Giving Back Through Education
PROVO, Utah – Apr 20, 2020 – Jill Piacitelli didn’t always know she wanted to work in the social impact field. However, after participating in socially conscious projects during college and later unexpectedly landing a director role in a nonprofit, she found her personal calling. Piacitelli is now using her expertise to teach students as a new adjunct professor at the Ballard Center for Social Impact at BYU Marriott.
Piacitelli comes from Price, Utah, a small, coal-mining town just an hour and a half south of BYU. She attributes the root of her involvement in social impact to the close-knit community she was raised with in small-town Utah. “Price has a value system of believing in community as a place to innovate, improve, and benefit the group as a whole,” says Piacitelli. “I didn't know how deep that was in me until leaving Price, but it's formed everything I’ve done since then.” She took that value system with her when she left for college.
Piacitelli’s first undergraduate year was spent at a local Utah college. While there, she realized she wanted something different from her education. “I wanted a hands-on experience,” she says. Piacitelli didn’t find her hands-on experience until she transferred to BYU to study sociology and participated in class projects. As she gained the experiences she had been looking for, Piacitelli became interested in projects that addressed broader social and systematic issues.
One of the projects she participated in involved interviewing unemployed steelworkers who were laid off due to mine closures and the community leaders who were faced with making the hard decision behind the closures. “I think the project changed my initial perception that education was sort of like a throwaway certification process. As I did rigorous real-world work, I began to appreciate my college education.”
After graduating from BYU in 2002, Piacitelli helped develop service-learning programs at the College of Eastern Utah back home in Price and at Johnson State College in Vermont. Her work involved helping students see the practical uses of their education. “Service-learning is taking a skill like essay writing from English class and seeing how that skill could be used to meet community needs.”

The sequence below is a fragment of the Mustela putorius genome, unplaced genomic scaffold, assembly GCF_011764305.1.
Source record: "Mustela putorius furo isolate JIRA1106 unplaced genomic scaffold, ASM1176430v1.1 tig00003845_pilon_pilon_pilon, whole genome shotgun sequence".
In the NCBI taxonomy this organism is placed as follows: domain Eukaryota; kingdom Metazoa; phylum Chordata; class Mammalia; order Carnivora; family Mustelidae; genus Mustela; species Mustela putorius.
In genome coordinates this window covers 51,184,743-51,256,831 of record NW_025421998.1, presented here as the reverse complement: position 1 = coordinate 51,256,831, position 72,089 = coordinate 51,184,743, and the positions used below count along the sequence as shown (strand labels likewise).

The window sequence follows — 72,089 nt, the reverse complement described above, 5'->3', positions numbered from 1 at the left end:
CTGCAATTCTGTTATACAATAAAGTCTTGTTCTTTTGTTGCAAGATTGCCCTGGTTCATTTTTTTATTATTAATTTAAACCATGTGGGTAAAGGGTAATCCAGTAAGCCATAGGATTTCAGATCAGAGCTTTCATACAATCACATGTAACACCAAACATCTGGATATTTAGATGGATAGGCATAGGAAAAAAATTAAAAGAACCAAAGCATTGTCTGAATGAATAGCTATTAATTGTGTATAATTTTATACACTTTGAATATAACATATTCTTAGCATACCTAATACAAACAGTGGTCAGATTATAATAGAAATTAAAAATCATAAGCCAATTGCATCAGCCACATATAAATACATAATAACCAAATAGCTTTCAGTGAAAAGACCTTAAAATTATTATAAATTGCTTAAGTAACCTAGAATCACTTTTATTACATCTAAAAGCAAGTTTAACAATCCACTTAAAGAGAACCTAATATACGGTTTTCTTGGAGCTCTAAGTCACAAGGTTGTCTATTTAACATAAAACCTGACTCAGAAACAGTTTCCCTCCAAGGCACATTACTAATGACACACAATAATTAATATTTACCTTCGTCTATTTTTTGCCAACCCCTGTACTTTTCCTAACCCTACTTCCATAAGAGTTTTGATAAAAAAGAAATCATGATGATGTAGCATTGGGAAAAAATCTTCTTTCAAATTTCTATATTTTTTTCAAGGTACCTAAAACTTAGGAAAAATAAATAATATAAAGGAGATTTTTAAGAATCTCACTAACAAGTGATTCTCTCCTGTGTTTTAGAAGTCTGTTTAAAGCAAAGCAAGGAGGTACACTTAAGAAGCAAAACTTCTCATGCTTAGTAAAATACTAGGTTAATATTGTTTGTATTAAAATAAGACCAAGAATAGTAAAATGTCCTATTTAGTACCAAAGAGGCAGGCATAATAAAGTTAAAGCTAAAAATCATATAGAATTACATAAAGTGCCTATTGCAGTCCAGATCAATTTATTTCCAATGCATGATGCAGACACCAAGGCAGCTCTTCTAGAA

In addition to teaching service-learning Piacitelli helped organize alternate service-focused spring breaks in Vermont through the nonprofit Breakaway. “College students were pushing back against the idea that they just use spring breaks to party,” says Piacitelli. “I led trips with the students, and we used that week for an immersive service project based on various social issues.”
Working on the alternate spring-break project led her to become a leader in Breakaway. Piacitelli, a board member at the time, was approached by organization leaders to fill the executive director position. She accepted and moved to Florida to head up the organization. “I don't even think I knew what nonprofits were or how they worked, and then I was running one,” says Piacitelli.
Despite her lack of experience in nonprofit management, under Piacitelli’s direction Breakaway grew from less than twenty participating colleges to over three hundred. Piacitelli led as executive director for twelve years before returning to BYU to earn her MBA from BYU Marriott. At first, the transition from the professional field back to academia was difficult. Piacitelli felt unsure if returning to school was the right choice for her. After a challenging first semester, she found her confidence in the program through a project called the Virtuous Organization.
The Virtuous Organization focused on visualizing how a company focused on ethical practices would function, and Piacitelli, with her new business management education, helped lead the project’s development. “The Virtuous Organization was a class focused on defining what a company would look like if it was ethical at its core, not just doing good for public relations reasons,” says Piacitelli.
After working on the Virtuous Organization and completing her MBA in 2019, Piacitelli decided to stay close to her small-town roots by remaining in Utah to teach at the Ballard Center. As a professor, she aims to instill her love for social impact in the hearts of the students she teaches. Piacitelli teaches the social impact internship class at the Ballard Center and views the class as an ideal development path for future leaders.
“BYU and BYU Marriott are providing leadership to the world,” Piacitelli says. “We can change the emphasis of education to create students who use their knowledge to serve their communities, their families, and the larger world.”
Media Contact: Chad Little (801) 422-1512
Writer: Erin Kratzer